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Game Artist Nikola Damjanov’s job doesn’t call for a lot of tech art, but it’s still one of his biggest passions. To expand his procedural knowledge outside his comfort zone, Nikola dove into the world of Houdini. Throughout this project, Nikola used his artistic and technological skills to craft a stunning, yet efficiently created crystal citadel. Read on to learn to follow his workflow, including:

  1. Citadel Inspiration
  2. Icelandic Influence
  3. Lessons in Terrain
  4. Ground Distribution
  5. Rendering

My name is Nikola Damjanov and I was born and raised in Belgrade, Serbia. I’m currently working for an incredible mobile gaming company called Nordeus. I am a Game Artist by day and at the moment I am leading the art efforts on our latest mobile game called Heroic: Magic Duel. I had a mixed education background – tech and art – so I am always hypnotized by both worlds. My current interests are mostly along the lines of procedural generation. I’m very interested in building systems – trying to deconstruct and reverse engineer content generation is a challenging puzzle.

1. Citadel Inspiration

During the course, we had weekly assignments and one of them was a task to create an alien planet or an otherworldly landscape. While I was searching for inspiration I came across this nice concept from Miguel Alonso – I really liked the verticality of the composition, scale, and sense of ancient presence. I think you can clearly see my work was inspired by this concept but I wanted more depth, conflict, and extraterrestrialism.

Houdini is incredible! I just scratched its surface and already it has wowed me countless times….It flipped my content production workflows upside down.

Nikola Damjanov, Lead Game Artist

2. Icelandic Influence

A long time ago, I saw a tutorial from Entagma (see the video below) and learned a very simple and effective technique for making crystals. I simplified the process since I had many crystals in my scene, but the core process was the same. I also built three LOD levels so I can optimize the scene and rendering.

For the columns themselves, I was inspired by basalt columns of Iceland but I wanted to grow them higher and very distinct shape variation for eye rest.

Then, I used the same crystal shape for building the columns. I took the lowest LOD, scaled it way up, then deformed it to make better bases. After that, I turned it into a fog volume with varied density to achieve the cloudy/see-through look. Then I used that density parameter to generate a point cloud and drive the distribution/scale/rotation of the smaller crystals. Simple but flexible and powerful, like everything in Houdini.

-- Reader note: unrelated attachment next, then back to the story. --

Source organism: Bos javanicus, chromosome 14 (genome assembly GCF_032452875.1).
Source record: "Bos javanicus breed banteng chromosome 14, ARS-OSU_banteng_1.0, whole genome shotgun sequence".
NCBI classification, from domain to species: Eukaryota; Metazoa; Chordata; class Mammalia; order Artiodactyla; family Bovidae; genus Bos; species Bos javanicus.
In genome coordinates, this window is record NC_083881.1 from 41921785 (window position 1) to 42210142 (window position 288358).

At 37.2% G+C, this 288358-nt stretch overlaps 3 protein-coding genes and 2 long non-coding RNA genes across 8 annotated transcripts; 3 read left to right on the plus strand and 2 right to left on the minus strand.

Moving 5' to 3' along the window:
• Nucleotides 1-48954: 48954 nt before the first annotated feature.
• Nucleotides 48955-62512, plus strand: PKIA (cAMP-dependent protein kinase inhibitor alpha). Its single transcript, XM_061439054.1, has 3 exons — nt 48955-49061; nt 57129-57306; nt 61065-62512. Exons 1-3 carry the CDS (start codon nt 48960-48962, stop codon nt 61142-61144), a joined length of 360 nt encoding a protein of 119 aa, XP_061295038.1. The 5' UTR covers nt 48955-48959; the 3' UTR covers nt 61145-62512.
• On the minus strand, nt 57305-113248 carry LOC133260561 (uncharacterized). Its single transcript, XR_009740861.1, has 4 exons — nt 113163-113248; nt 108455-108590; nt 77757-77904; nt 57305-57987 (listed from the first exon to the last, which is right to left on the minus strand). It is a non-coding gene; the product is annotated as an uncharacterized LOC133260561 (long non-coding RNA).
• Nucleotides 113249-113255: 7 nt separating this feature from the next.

If you want to develop your city-scape composition, whether it’s made of crystal or something else, sign up for CGMA’s Matte Painting course.

3. Lessons in Terrain

My initial idea was to learn about Houdini’s terrain tools during this project. I knew that there would be a lot of crystals around, and thus minimal landscape, but I needed some underlying structure for distribution at least. I figured learning along the way would be good enough – and it was!

Houdini has its entire feature set in its corner. At any point, you can convert the terrain to polygons and unleash the power of Houdini on it, and then convert back to heightfield if needed. It really feels limitless. I was a little constrained by my ability, but definitely not the tool. I used very simple Heightfield tools for this project, starting from a Worley noise with a very low scale on one axis to get the major valley shapes. Then I overlayed a couple of different noises in medium and small scales to get surface variation and details. I figured it’s important to get nice surface variation before you start eroding because you will get much nicer results. So I added some terracing but masked it only to steep slopes.

In the end, I slumped the bottom of the valley to get a smoother surface for scattering crystals. I also came across a happy accident – if you convert your terrain to mesh and then use the Mountain SOP, with large height but scale only on the Y axis, you can get some very nice varied and inflated terracing. That was the final touch on the terrain.

4. Ground Distribution

Ground distribution was rather simple actually. After slumping and masking off the bottom part of the valley I just did a Heightfield Scatter on that part to get the seed points. Copy SOP did the rest – just enable “Transform Using Template Point Attributes” and things will magically flow over your terrain.